A "supergroup" is a band comprised of musicians who are already famous. In the 70s, supergroups defined some of the most notable progressive rock groups. But today, it's a last resort label for a band that should be great but isn't. While Divine Fits could be called an indie rock supergroup, they're too good for the label.
Britt Daniel of Spoon teamed up with Dan Boeckner after Wolf Parade announced their indefinite hiatus. The two recruited Sam Brown of New Bomb Turks to play drums and together they started working on an album. The rest of the story can be heard on their debut album out this week, A Thing Called Divine Fits. All 11 songs perfectly combine the three musicians' talents.
I won't deny Divine Fits the label of supergroup, if that's what it takes to convince you to listen. After all, they fit the profile if you follow their respective bands. Yet, A Thing Called Divine Fits isn't about flaunting chops or propping-up egos. Britt Daniel doesn't assume the role of frontman or even dominate the songwriting credits. Their debut is clearly the product of mutual admiration for musicianship and good songwriting. From the lead track, "My Love is Real", to the end of the album there are hints of each member's signature style however it's always masked under the persona of the band.
A critique of A Thing Called Divine Fits wouldn't be complete without a mention of their producer Nick Launay the English record producer responsible for the early sounds of Public Image Ltd, Killing Joke, and Gang of Four. Launay has continued to shape the sounds of independent rock music over the past decade from his work with Yeah Yeah Yeahs to Nick Cave's forward-thinking project Grinderman. Divine Fits (recorded at Seedy Underbelly which has roots in Minneapolis) has all the touches of Launay's work fusing high production values with extremely good taste.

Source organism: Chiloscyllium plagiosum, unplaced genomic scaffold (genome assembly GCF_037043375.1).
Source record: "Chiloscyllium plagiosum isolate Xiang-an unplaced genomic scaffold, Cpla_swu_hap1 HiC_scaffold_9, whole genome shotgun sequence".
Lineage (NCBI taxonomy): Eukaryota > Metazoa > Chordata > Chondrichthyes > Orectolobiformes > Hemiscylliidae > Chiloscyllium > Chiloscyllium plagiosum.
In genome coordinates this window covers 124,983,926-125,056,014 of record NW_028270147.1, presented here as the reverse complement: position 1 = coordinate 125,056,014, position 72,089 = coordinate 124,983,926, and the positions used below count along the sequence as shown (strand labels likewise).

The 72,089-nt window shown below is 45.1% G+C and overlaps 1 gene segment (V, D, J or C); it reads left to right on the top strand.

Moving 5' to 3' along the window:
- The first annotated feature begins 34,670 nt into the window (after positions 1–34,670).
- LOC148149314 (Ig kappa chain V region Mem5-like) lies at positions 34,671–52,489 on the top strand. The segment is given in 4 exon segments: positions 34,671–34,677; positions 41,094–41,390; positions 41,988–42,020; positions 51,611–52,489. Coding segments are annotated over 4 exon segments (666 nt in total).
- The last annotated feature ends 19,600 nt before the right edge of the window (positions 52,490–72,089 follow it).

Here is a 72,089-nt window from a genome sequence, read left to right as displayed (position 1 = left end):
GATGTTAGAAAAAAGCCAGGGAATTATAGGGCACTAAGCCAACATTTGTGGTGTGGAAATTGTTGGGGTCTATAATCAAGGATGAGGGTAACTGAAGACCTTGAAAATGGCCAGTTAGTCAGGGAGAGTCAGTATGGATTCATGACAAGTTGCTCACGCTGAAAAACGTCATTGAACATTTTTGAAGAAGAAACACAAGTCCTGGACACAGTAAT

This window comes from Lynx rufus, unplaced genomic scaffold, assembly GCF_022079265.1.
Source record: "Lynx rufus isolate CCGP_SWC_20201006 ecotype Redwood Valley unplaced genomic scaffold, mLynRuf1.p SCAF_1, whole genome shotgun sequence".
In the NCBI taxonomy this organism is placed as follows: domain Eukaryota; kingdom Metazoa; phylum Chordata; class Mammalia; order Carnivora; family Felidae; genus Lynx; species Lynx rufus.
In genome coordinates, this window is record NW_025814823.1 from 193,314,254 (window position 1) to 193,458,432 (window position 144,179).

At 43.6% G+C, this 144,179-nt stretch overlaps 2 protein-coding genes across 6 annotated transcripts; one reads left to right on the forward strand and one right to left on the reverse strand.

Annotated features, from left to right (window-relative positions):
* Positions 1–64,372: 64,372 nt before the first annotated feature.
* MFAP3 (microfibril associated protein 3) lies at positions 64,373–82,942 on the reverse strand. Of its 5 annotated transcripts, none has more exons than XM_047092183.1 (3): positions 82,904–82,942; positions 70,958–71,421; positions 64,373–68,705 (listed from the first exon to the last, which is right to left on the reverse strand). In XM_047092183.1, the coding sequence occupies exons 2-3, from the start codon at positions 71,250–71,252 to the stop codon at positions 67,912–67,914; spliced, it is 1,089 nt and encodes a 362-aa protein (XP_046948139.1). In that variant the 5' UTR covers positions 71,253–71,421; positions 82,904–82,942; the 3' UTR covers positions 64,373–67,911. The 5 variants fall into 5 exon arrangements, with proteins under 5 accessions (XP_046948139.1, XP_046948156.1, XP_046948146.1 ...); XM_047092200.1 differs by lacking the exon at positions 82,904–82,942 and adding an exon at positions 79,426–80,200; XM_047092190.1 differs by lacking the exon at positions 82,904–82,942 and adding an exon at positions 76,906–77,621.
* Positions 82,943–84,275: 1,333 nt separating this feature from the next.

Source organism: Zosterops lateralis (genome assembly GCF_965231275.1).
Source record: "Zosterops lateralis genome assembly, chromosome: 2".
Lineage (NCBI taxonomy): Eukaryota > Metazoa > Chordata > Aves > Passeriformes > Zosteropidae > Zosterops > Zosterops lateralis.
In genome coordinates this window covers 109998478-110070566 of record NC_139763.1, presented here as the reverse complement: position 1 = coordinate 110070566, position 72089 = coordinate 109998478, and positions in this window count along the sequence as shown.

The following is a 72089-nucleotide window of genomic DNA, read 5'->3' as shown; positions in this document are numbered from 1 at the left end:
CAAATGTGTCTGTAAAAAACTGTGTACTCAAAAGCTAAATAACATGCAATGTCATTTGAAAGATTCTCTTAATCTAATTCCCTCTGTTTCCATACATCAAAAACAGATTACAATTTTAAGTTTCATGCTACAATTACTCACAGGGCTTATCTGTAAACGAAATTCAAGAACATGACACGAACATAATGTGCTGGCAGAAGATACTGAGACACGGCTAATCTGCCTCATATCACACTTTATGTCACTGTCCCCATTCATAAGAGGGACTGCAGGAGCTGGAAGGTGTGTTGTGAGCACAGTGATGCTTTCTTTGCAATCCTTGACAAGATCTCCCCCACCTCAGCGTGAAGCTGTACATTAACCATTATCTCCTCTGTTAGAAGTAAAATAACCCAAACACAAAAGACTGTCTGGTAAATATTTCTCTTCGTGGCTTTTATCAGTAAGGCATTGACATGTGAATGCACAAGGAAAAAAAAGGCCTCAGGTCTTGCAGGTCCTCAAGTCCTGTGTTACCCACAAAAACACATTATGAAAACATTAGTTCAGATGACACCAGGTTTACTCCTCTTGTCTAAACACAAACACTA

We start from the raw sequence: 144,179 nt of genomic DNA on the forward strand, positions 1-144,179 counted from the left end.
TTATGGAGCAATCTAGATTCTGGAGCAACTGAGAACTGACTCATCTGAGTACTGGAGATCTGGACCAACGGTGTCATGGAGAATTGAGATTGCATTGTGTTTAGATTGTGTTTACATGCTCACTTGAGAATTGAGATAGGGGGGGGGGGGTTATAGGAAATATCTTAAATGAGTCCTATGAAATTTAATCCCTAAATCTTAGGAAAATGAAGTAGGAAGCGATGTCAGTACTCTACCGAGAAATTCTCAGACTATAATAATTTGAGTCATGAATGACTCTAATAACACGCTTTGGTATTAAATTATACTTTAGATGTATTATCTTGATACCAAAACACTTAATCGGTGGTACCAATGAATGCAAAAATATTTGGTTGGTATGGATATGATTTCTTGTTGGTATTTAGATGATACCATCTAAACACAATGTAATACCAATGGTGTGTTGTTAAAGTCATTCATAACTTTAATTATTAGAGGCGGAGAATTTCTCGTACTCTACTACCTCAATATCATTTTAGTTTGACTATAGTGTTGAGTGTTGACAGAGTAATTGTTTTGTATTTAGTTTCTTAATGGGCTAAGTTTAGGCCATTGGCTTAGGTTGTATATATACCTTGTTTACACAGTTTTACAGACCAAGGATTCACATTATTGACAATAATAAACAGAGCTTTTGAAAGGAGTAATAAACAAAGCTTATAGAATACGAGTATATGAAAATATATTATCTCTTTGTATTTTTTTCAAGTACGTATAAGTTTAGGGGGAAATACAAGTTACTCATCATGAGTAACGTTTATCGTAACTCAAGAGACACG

With Launay in the mix, A Thing Called Divine Fits is more than a garden variety indie rock album. It's a collection of songs written and recorded with an intention to make something new while referencing all the right sounds of rock music. You can hear the sonic references to early post-punk underneath what might otherwise be a predictably guitar and bass driven template of a Spoon or Wolf Parade song. Daniel and Boeckner trade songs on the album as if they were riffing on a theme that is just out of reach from the listener. The cohesiveness of the album creates a hope that Divine Fits is more than another side project for Daniel's music/production resume.
When they tour, don't be the fan heckling for a Spoon song at the encore. Instead, appreciate Divine Fits for what they are, super or not.
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